Sandy laments that her father’s brilliance often gets lost in the family narrative. Henry Torrey was a gifted surgeon—he could operate with either hand—but moved away from surgery after the trauma of World War I.
Sandy grew up in Grosse Pointe, Michigan, a wealthy suburb of Detroit. In photos, her childhood home resembles the White House. Her family spent the winters at their forty-room house in Savannah. After the Georgia home burned down in 1923, Sandy’s parents bought Ossabaw from a shipping company that had used the land as a hunting preserve. They paid $150,000 and built the 20,000-square-foot pink stucco mansion.
At the time, Georgia’s barrier islands were playgrounds for America’s industrial barons. The Carnegie family owned 4,000 acres of Cumberland to the south, and Howard Coffin, who’d started the Hudson Motor Company, owned Sapelo. Coffin was good friends with Sandy’s parents. “He said, ‘I want to build you a car,’” Sandy recalls. “I was just a teenager, but I told him I wanted a roadster with a pointed back. And I wanted it to be half yellow and half red. Can you imagine anything more hideous? But he built it. I drove it all around Grosse Pointe for years. It was that kind of a life.”
When Sandy and her family traveled to Ossabaw, they brought along their cook, waitress, butler, maids, housekeeper, and chauffeur. But the island transformed Sandy and her older brother, Bill. They went from pampered children to young adults who could fend for themselves.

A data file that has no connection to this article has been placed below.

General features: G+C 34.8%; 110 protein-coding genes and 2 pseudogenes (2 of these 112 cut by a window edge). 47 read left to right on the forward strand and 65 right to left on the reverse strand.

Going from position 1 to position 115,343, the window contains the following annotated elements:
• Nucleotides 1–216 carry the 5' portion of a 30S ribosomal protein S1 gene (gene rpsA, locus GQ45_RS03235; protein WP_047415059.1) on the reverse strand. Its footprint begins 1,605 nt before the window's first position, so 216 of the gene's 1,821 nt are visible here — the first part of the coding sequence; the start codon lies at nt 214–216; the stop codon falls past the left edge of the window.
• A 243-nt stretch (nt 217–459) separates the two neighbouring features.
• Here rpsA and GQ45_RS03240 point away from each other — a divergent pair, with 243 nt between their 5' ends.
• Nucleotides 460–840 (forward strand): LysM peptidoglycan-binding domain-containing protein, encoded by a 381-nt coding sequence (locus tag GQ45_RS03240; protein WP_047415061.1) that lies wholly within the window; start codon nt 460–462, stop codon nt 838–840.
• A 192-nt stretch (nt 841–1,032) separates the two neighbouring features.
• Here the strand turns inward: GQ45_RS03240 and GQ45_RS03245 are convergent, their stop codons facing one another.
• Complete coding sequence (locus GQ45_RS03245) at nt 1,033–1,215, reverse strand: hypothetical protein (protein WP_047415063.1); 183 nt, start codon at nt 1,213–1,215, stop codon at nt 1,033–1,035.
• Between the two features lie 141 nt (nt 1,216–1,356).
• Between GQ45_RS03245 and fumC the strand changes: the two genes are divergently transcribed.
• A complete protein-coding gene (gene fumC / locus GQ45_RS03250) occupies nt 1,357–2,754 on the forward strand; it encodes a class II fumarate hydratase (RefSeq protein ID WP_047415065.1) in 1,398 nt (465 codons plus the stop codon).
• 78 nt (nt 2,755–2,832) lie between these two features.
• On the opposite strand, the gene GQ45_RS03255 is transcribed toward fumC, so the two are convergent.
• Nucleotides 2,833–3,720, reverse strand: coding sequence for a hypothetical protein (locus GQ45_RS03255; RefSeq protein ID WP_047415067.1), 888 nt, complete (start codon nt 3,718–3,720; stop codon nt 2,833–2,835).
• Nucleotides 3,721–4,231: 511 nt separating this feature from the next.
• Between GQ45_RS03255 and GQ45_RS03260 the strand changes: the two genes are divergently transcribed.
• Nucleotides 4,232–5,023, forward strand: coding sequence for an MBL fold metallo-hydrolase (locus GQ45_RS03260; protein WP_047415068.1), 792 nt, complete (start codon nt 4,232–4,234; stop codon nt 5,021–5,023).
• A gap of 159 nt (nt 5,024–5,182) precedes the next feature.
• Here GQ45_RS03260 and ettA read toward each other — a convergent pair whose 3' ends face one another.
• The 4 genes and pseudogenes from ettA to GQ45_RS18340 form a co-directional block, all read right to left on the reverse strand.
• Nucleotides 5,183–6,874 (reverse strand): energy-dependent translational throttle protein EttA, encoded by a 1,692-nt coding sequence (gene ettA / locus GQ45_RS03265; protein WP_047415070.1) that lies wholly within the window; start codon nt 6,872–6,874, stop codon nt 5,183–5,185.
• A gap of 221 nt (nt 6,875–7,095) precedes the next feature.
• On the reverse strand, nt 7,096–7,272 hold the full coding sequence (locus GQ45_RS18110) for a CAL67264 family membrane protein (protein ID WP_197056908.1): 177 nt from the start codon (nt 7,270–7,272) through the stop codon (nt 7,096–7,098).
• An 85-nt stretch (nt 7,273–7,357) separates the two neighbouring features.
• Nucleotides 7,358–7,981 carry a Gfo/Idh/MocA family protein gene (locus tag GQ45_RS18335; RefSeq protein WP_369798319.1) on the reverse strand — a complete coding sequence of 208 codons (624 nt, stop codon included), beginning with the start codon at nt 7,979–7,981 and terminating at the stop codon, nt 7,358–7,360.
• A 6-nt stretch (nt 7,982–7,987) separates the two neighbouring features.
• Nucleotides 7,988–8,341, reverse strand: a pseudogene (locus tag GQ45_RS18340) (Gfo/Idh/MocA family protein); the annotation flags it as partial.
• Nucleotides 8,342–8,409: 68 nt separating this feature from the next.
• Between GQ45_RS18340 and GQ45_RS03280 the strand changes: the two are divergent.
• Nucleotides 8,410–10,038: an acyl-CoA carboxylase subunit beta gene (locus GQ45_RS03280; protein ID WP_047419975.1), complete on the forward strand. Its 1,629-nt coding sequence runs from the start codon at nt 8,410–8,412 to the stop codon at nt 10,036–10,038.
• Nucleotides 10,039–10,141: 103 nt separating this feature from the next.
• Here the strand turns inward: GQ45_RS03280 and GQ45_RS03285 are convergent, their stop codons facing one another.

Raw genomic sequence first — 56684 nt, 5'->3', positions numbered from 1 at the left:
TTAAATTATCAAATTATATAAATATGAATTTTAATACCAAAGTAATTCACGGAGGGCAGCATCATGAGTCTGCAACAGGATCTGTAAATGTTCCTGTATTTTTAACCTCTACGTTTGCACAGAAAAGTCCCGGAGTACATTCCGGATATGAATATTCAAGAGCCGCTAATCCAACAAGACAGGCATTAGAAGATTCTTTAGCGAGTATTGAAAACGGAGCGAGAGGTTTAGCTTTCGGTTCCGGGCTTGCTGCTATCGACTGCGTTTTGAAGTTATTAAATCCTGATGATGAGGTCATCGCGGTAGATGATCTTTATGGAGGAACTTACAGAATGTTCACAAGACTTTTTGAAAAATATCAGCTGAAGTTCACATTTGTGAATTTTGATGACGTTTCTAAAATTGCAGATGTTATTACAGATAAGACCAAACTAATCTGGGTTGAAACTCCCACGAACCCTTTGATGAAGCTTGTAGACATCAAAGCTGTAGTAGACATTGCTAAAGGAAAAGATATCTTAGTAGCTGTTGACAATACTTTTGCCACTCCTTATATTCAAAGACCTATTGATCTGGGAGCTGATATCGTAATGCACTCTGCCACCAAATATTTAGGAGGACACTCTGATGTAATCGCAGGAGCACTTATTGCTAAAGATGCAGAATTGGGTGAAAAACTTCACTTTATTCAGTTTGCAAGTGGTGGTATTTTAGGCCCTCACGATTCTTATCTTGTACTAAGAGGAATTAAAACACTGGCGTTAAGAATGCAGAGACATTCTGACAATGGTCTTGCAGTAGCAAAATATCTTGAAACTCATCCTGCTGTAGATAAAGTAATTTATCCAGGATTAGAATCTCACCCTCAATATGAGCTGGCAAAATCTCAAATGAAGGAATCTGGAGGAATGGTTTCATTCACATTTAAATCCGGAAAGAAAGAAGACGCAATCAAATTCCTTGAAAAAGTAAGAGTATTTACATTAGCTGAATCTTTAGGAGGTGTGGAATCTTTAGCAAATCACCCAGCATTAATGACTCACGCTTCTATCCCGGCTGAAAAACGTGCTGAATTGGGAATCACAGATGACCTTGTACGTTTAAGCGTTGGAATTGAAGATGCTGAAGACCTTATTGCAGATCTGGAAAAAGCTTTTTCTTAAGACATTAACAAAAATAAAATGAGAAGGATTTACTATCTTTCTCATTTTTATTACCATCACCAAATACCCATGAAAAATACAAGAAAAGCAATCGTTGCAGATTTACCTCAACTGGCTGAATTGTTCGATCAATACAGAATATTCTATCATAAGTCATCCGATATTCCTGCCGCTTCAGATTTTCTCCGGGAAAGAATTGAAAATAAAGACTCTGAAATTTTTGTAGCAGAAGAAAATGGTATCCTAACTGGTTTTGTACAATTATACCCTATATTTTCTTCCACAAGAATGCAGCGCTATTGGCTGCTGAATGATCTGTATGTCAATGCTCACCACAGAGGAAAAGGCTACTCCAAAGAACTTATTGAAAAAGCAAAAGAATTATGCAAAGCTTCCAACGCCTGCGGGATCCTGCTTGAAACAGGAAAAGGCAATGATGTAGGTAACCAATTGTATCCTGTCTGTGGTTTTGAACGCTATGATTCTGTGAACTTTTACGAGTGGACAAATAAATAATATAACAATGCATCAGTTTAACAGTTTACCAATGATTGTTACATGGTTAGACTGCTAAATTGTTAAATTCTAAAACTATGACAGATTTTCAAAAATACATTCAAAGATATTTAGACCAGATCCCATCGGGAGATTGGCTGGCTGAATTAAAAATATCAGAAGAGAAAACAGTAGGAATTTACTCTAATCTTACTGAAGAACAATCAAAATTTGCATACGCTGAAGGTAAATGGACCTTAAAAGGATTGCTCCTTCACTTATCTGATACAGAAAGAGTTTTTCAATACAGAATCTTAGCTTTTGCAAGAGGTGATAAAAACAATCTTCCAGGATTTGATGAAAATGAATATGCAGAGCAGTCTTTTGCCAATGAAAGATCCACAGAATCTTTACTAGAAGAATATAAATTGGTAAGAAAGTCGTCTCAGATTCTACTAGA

“It changed our lives. I could change a tire, I could ride a horse, I could run a boat,” Sandy says. “I can’t tell you what confidence that gave me.” Sandy and her brother each had a tutor on Ossabaw. “Mother and Dad would be downstairs having breakfast, and we’d say we have to go to the schoolroom on the second floor. We’d go up one flight of stairs and down the other, and they never knew. The tutors were just as bad as we were. We knew so much more than the kids who were sitting in school.”
Private boat is the only way to get to Ossabaw. There is no ferry, no causeway. When I went in early December, the water was calm and the ride from Savannah took just twenty minutes. The road from the dock is flanked by cabbage palms and passes through breathtaking canopies of live oak.